On June 29, 2012 the Department of Justice filed a suit in federal court against the state of Georgia, alleging that service members, their family members and overseas civilian voters wouldn’t have time to vote by absentee ballot in run-off elections, if they are required.[6] According to the Uniformed and Overseas Citizens Absentee Voting Act (UOCAVA), states must transmit all validly requested ballots to UOCAVA voters at least 45 days before an election, unless a hardship exemption is obtained, for which Georgia failed to file.[6] However, this conflicted with the timeline for runoff elections, in which the primary runoff, by law, must be held 21 days after the regular or special primary election, and if a run-off is required after the Nov. 6 general election, it must be held 28 days later, on Dec. 4, which also wouldn’t provide the required 45 days.[6]

As part of the lawsuit, the Department of Justice asked Georgia to "extend the ballot receipt deadline to Aug. 31 for these voters, to send ballots by express delivery as soon as possible before the Aug. 21 run-off election, and inform UOCAVA voters no later than July 7 of their right to request a state write-in absentee ballot or their official absentee ballot for any run-off election by downloading it from the Internet, by email, or by fax."[6]

Impact of redistricting

See also: Redistricting in Georgia

On August 22, 2011, Georgia Republican leadership released their proposed Congressional redistricting map. Due to population growth, Georgia gained a 14th Congressional district following the 2010 census. The new district, according to the plan, was located in the northwestern part of the state.[7] U.S. Rep. Tom Graves (R) was drawn into the new district, leaving his former 9th District seat open in 2012. The new 9th District leans Republican.[7] In addition, the plan displaced US Rep. John Barrow (D), but Barrow (who had been displaced before) planned to move in order to remain in the 12th District.[7] US Rep. Sanford Bishop's (D) district became a majority-minority district. Also, U.S. Rep. Phil Gingrey's (R) 11th District picked up part of Atlanta. Overall, the plan was expected to bolster the Republican majority in the state's Congressional delegation.[7]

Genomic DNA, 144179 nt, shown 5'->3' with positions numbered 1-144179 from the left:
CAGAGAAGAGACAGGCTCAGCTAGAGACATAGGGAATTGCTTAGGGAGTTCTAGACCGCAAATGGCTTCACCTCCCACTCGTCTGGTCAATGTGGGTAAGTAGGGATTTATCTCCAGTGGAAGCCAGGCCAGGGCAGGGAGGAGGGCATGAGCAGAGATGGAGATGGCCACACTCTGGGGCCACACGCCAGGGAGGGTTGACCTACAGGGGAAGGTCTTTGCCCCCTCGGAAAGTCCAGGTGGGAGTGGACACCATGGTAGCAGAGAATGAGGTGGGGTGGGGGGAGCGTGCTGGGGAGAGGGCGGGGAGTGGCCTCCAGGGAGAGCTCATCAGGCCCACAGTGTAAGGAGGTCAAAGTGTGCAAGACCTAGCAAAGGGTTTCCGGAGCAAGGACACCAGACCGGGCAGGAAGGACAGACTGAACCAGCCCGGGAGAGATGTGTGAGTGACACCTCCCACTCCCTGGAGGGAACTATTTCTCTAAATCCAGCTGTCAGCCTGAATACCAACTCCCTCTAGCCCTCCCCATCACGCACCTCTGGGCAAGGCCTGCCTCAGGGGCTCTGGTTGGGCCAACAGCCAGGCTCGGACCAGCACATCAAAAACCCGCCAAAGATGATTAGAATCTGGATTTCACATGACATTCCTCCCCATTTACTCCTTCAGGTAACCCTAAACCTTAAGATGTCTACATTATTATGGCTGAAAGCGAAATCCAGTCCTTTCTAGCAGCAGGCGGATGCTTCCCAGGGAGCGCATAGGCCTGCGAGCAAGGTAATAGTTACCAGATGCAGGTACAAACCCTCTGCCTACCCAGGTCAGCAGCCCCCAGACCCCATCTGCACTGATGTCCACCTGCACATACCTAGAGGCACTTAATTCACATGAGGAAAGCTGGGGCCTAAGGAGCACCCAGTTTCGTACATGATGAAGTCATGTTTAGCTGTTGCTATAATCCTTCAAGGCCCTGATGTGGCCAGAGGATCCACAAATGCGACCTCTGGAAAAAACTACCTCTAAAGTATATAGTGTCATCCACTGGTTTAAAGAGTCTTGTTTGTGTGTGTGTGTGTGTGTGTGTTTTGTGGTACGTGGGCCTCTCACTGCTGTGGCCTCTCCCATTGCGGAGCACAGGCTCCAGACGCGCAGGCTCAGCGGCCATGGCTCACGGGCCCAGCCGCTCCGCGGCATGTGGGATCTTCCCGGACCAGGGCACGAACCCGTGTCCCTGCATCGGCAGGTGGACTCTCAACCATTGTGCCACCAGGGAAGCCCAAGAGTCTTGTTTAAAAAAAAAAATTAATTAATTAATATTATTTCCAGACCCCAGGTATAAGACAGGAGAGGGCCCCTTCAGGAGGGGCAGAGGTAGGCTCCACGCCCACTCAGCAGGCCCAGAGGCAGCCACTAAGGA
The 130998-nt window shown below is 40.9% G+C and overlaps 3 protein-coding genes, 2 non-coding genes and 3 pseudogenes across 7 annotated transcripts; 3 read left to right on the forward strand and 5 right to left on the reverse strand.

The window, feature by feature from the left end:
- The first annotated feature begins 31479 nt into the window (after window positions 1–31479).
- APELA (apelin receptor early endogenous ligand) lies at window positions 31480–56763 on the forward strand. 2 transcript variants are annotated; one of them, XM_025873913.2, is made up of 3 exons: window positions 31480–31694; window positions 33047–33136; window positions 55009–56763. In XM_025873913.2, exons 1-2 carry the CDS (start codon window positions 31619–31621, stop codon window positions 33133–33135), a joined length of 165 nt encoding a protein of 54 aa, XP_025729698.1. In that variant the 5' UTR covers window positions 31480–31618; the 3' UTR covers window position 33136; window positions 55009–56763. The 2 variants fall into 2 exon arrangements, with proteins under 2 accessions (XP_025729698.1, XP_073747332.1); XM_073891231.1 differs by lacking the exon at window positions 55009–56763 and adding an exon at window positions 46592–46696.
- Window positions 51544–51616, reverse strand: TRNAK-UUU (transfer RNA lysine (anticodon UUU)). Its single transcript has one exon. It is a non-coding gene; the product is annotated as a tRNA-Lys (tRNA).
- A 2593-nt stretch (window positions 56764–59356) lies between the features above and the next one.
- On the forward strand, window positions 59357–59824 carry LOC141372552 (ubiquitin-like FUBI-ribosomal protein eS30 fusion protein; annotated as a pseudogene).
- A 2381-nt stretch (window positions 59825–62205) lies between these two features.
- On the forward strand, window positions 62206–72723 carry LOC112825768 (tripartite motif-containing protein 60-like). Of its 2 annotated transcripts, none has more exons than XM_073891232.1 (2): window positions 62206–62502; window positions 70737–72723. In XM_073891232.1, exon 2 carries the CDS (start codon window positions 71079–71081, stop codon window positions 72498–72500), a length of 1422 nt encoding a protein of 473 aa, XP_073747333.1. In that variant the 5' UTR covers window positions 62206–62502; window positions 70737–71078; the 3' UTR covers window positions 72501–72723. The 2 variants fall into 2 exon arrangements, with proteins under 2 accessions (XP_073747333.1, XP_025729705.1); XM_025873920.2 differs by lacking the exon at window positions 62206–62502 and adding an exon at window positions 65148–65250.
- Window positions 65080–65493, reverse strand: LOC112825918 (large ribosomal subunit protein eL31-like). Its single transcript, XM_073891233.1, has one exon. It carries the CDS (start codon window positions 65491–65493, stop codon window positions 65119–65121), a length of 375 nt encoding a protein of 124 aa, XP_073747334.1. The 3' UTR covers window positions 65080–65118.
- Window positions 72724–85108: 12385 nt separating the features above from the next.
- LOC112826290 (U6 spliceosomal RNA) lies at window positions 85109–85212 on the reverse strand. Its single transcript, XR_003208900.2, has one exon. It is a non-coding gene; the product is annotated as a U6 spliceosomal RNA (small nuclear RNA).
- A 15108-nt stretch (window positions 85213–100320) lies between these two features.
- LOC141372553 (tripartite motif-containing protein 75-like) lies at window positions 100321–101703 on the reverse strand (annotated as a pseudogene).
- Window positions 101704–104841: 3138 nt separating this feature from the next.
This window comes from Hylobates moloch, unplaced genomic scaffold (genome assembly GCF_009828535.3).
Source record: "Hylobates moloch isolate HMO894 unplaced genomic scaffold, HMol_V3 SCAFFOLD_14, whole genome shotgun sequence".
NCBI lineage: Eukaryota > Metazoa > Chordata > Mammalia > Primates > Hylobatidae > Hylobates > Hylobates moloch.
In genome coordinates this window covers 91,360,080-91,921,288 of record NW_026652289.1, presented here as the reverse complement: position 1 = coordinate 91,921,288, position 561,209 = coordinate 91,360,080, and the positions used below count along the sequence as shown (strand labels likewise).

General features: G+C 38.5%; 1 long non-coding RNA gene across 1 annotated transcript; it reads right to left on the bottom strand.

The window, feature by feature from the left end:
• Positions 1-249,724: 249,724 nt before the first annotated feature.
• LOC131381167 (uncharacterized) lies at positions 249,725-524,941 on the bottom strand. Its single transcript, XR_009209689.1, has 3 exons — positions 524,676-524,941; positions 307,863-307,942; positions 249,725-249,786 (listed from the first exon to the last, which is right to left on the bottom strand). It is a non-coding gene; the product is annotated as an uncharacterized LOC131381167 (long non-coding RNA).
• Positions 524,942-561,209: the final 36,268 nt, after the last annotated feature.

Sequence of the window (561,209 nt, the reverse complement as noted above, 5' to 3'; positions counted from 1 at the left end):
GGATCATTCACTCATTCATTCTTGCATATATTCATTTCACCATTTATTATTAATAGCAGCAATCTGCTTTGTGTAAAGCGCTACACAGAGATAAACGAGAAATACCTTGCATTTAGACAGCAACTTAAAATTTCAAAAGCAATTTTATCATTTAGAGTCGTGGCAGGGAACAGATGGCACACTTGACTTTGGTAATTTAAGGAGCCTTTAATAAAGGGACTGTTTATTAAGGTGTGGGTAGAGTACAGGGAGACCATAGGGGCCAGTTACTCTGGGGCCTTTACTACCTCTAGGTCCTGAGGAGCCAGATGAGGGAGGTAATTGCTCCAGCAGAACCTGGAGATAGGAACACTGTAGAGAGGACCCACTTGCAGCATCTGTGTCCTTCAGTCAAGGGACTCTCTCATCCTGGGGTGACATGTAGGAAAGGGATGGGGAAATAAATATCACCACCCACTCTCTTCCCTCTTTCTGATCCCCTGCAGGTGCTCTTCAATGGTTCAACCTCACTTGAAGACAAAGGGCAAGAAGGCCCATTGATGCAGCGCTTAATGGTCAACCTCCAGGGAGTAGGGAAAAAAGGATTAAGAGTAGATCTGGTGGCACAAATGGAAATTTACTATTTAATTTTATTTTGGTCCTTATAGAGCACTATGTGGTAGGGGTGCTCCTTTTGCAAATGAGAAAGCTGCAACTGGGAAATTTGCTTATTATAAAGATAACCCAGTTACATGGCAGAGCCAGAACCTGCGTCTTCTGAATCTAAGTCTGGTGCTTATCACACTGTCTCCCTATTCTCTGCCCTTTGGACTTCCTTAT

In redistricting, The Hill published a list of the Top Ten House Members who were helped by redistricting.[8] Austin Scott ranked 5th on the list.[8] The article noted that in the redistricting process, controlled by a Republican legislature, many African Americans voters were moved into Sanford Bishop’s district, giving Austin Scott a safe Republican seat.[8]

The new 8th district is composed of the following percentages of voters of the old congressional districts.[9][10]

District partisanship

FairVote's Monopoly Politics 2012

See also: FairVote's Monopoly Politics 2012

In 2012, FairVote did a study on partisanship in the congressional districts, giving each a percentage ranking (D/R) based on the new 2012 maps and comparing that to the old 2010 maps. Georgia's 8th District became more Republican as a result of redistricting.[11]

  • 2012: 35D / 65R
  • 2010: 40D / 60R

Cook Political Report's PVI

See also: Cook Political Report's Partisan Voter Index

In 2012, Cook Political Report released its updated figures on the Partisan Voter Index, which measures each congressional district's partisanship relative to the rest of the country. Georgia's 8th congressional district had a PVI of R+15, which was the 51st most Republican district in the country. In 2008, this district was won by John McCain (R), 62-38 percent over Barack Obama (D). In 2004, George W. Bush won the district 65-35 percent over John Kerry (D).[12]

District history

2010

On November 2, 2010, Austin Scott won election to the United States House of Representatives. He defeated Jim Marshall (D) in the general election.[13]


U.S. House of Representatives, Georgia's 8th Congressional District, General Election, 2010
Party Candidate Vote % Votes
     Republican Green check mark transparent.pngAustin Scott 52.7% 102,770
     Democratic Jim Marshall 47.3% 92,250
Total Votes 195,020


See also

External links

References